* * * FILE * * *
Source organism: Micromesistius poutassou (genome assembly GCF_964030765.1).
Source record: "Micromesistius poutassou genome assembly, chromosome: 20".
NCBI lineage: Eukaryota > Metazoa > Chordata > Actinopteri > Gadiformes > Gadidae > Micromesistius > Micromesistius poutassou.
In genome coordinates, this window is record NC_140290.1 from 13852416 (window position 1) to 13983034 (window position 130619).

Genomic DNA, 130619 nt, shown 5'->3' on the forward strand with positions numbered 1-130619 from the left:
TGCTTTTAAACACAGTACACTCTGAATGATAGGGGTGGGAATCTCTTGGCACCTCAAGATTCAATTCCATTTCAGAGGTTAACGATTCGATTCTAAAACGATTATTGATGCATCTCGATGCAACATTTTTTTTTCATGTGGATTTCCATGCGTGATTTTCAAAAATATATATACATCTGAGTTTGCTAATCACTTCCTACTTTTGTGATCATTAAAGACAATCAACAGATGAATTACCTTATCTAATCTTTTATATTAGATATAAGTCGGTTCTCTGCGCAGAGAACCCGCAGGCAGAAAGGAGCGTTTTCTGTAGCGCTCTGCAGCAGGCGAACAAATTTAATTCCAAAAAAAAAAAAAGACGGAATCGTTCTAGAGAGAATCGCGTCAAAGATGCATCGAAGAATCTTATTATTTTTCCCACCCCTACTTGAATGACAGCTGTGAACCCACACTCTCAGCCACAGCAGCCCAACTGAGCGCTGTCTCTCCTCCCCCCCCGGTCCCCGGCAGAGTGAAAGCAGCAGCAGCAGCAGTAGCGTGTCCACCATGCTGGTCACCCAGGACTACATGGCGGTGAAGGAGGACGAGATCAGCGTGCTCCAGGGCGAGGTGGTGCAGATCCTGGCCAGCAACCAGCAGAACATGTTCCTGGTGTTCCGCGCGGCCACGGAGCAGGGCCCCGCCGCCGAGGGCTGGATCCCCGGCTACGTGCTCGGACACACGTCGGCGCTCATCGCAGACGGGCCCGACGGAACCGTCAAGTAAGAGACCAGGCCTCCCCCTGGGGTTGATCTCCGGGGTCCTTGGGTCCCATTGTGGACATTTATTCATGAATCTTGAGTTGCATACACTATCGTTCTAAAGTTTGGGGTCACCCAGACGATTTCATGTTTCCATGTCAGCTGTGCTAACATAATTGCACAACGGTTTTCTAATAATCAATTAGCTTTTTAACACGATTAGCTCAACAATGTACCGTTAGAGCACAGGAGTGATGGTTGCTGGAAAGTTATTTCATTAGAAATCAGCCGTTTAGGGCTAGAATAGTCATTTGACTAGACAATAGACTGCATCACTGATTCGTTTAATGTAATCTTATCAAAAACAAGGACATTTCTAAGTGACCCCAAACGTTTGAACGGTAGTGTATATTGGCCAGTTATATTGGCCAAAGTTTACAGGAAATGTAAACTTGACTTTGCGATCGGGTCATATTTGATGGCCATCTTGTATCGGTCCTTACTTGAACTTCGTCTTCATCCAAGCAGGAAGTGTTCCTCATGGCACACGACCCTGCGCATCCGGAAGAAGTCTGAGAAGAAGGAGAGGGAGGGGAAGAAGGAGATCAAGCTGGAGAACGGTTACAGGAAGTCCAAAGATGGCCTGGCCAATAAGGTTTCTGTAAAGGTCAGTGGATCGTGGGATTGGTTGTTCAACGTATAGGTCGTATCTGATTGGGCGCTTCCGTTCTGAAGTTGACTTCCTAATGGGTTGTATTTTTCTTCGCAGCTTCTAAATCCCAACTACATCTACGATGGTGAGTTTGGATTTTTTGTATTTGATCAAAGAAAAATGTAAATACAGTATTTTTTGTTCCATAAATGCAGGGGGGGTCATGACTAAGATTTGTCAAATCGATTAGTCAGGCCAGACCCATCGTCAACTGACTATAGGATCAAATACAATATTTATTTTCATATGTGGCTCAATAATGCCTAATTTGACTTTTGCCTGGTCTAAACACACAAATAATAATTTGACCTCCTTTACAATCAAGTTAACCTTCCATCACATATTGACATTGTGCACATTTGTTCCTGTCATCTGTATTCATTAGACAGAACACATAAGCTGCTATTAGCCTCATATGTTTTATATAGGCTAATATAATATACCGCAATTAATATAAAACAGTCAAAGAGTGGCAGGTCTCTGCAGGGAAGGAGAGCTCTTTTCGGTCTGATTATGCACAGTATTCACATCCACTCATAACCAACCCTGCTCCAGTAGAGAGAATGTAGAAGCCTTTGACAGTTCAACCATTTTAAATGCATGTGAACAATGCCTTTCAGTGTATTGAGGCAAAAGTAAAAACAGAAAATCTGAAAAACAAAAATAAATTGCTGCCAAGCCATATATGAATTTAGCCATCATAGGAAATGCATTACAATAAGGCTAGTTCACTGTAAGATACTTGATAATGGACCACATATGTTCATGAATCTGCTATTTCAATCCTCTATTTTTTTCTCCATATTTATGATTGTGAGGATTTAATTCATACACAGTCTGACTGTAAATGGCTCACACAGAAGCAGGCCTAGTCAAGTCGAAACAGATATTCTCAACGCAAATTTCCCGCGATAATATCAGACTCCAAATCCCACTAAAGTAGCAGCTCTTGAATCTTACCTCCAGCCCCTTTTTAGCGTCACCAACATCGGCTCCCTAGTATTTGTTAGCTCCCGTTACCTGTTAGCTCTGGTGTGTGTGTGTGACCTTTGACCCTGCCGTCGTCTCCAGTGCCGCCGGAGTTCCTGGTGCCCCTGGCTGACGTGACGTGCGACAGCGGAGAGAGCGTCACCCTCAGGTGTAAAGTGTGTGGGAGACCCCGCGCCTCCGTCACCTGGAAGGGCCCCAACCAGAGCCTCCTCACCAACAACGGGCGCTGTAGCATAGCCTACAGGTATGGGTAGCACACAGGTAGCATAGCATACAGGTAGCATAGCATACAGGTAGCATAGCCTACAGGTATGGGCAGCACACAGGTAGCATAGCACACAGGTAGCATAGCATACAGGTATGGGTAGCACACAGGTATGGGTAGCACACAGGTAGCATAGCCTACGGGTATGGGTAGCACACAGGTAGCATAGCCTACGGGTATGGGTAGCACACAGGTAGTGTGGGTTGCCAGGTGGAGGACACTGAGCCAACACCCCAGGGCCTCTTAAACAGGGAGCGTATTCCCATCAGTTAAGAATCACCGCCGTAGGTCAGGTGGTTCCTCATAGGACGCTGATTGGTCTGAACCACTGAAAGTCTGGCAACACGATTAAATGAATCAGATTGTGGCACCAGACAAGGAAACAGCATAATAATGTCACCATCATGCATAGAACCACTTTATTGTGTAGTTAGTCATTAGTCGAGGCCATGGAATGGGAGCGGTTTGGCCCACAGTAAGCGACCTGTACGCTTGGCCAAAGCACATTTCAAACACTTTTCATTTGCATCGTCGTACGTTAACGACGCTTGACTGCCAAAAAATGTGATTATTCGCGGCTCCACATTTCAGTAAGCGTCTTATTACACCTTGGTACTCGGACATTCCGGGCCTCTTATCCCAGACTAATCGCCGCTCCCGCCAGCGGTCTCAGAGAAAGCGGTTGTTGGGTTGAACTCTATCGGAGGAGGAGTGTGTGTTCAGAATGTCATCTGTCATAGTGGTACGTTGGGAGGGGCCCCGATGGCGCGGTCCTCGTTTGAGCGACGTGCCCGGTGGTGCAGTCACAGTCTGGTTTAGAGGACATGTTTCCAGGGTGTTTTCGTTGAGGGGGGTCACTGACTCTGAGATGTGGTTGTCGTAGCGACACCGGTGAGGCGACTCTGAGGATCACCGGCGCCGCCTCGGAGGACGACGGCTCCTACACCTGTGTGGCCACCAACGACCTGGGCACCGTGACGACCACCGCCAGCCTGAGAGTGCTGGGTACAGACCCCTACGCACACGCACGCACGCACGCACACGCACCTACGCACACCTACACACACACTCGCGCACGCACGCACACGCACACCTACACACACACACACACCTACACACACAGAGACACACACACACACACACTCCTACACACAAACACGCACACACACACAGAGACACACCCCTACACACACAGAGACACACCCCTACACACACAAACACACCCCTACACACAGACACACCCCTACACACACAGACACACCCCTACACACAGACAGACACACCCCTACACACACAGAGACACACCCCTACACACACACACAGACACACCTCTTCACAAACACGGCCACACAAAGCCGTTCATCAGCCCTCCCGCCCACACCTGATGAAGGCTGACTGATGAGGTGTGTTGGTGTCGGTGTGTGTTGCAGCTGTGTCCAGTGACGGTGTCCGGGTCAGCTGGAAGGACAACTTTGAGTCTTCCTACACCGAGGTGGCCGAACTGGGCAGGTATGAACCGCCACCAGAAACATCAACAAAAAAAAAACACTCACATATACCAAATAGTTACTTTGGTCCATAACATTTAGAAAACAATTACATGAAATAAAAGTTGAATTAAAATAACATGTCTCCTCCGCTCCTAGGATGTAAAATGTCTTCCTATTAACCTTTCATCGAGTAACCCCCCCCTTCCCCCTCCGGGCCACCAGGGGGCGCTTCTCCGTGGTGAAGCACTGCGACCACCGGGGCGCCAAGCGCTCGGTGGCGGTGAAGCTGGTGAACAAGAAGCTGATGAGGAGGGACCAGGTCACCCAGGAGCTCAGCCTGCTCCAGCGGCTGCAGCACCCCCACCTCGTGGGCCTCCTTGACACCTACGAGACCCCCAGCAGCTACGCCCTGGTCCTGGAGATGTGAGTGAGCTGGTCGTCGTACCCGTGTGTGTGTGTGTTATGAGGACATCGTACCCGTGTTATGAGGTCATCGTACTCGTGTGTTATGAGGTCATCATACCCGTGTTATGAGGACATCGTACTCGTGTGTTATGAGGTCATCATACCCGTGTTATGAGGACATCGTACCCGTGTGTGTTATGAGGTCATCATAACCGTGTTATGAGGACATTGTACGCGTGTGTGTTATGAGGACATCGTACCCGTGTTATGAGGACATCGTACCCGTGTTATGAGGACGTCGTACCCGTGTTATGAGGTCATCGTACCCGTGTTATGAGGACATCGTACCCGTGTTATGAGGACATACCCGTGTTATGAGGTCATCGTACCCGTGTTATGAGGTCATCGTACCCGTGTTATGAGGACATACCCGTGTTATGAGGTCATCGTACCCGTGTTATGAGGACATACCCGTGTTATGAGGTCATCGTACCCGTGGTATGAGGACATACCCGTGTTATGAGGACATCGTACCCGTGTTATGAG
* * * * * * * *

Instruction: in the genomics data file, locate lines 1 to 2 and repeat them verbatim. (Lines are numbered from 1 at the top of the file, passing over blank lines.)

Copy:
Source organism: Micromesistius poutassou (genome assembly GCF_964030765.1).
Source record: "Micromesistius poutassou genome assembly, chromosome: 20".